Statins are contraindicated for use in people with a known hypersensitivity to the active drug or any of the other inactive ingredients. Drug hypersensitivity is extremely rare but can occur.
Statins are also contraindicated during pregnancy due to their effect on cholesterol levels. Cholesterol is vital to the growth and development of a fetus. Some studies have suggested that use of the drug can cause miscarriage. There is little evidence that statins cause birth defects.
Statins should be stopped the moment pregnancy is recognized and not should be used in breastfeeding mothers.
Statins are contraindicated for use in people with active (symptomatic) liver disease and should be used with extreme caution in people with a history of liver disease or alcoholism. Should statins be used, liver function tests should be routinely performed in high-risk individuals to identify and treat hepatotoxicity (liver toxicity).
Statins utilize cytochrome P450 (CYP450) for metabolization and can interact with other drugs that also rely this liver enzyme for this purpose. When statins are taken with these drugs, they can compete for the available enzyme, causing drug levels to either rise or drop precipitously.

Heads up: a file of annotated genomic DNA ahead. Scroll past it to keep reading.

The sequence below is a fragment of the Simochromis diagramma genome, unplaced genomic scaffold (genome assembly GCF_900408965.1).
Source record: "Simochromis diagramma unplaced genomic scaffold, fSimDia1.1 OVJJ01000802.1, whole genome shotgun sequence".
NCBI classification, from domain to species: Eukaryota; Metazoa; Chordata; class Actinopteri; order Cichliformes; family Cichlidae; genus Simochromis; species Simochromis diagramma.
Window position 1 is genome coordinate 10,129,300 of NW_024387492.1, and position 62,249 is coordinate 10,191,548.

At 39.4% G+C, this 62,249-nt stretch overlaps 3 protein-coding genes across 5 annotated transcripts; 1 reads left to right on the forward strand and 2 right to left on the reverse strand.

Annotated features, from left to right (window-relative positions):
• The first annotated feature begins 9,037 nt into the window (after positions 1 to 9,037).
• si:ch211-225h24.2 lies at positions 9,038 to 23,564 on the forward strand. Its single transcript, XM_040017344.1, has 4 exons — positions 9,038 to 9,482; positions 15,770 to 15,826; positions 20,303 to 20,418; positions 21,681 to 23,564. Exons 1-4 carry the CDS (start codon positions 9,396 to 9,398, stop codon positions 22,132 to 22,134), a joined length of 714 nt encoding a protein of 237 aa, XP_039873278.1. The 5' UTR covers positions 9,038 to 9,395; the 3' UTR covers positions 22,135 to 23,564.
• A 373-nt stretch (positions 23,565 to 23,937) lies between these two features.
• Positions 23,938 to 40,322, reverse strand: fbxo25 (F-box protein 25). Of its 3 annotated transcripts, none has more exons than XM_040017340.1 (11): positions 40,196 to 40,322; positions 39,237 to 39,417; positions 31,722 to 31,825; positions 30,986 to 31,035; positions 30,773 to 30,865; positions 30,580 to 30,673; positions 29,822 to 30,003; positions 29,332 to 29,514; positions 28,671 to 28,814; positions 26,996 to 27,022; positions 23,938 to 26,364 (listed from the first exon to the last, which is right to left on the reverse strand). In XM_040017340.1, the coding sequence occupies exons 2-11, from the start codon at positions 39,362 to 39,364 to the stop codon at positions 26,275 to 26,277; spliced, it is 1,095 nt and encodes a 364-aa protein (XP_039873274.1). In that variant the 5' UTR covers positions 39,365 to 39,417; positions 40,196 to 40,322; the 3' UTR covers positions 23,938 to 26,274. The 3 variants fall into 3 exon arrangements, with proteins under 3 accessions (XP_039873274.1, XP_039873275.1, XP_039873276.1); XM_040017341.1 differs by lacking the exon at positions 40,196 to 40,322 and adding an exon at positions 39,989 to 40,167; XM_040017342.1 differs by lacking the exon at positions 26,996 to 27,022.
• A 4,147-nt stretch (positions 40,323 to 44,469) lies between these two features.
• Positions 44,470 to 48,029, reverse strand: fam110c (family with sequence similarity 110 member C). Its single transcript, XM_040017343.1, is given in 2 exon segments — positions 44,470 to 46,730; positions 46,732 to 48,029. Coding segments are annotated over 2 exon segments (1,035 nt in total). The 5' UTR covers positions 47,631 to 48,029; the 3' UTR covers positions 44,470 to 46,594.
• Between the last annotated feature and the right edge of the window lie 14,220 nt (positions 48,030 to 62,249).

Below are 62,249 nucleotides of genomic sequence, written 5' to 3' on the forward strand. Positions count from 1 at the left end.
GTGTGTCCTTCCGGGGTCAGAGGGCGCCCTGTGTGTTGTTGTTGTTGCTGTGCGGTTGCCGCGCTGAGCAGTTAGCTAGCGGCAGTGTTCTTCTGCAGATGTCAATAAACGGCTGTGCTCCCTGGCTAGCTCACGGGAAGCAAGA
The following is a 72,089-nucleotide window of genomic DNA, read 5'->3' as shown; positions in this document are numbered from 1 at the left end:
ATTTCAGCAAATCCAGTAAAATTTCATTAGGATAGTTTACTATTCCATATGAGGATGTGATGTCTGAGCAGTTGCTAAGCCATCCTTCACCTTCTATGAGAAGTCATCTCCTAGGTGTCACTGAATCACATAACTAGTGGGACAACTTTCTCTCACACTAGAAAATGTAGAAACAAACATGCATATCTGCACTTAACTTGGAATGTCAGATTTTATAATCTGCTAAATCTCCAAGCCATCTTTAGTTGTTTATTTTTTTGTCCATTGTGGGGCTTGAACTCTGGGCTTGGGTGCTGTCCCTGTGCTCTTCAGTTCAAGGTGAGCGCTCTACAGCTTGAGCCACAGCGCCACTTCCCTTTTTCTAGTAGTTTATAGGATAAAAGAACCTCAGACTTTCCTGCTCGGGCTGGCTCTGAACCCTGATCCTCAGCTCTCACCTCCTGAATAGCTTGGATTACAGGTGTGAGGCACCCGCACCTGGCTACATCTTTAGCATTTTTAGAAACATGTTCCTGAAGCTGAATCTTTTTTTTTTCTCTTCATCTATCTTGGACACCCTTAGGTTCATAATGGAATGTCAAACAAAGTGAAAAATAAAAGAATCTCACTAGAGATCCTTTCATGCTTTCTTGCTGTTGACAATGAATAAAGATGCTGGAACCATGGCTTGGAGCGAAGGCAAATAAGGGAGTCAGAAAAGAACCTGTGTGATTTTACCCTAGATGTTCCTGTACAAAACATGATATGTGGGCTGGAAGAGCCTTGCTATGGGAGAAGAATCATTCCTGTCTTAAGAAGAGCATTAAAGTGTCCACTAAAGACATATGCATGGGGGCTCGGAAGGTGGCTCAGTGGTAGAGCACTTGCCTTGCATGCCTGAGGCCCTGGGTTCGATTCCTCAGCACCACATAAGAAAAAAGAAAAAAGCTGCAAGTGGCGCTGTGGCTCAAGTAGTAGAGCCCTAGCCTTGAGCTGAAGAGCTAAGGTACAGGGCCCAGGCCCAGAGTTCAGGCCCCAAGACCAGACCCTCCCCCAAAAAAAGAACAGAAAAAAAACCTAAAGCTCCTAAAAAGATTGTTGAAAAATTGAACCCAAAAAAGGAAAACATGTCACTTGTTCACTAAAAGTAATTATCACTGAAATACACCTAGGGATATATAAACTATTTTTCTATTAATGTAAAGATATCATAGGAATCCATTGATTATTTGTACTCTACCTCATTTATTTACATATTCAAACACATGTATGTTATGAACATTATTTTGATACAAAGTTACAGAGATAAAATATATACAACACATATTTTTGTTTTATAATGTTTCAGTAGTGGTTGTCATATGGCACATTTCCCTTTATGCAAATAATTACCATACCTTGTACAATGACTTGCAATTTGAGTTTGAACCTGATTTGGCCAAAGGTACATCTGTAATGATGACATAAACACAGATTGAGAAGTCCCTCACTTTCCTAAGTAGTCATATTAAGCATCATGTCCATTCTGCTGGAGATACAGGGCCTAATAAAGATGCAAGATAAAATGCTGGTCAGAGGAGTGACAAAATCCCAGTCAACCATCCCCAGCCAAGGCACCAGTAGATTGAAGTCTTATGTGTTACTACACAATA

Other drugs that specifically inhibit CYP450 can also reduce the effectiveness of statins. Among the interactions of concern are:
- Antibiotics like clarithromycin and erythromycin
- Anti-epileptic drugs like Dilantin (phenytoin) and Tegretol (carbamazepine)
- Antifungals like Sporanox (itraconazole) and Nizoral (ketoconazole)
- Fibrate drugs like Lopid (gemfibrozil) and Atromid-S (clofibrate)
- Grapefruit juice
- HIV protease inhibitors Kaletra (lopinavir plus ritonavir) and Prezista (darunavir)
To avoid drug interactions, always inform your healthcare provider about any prescription, over-the-counter, nutritional, herbal, or recreational drug you are taking.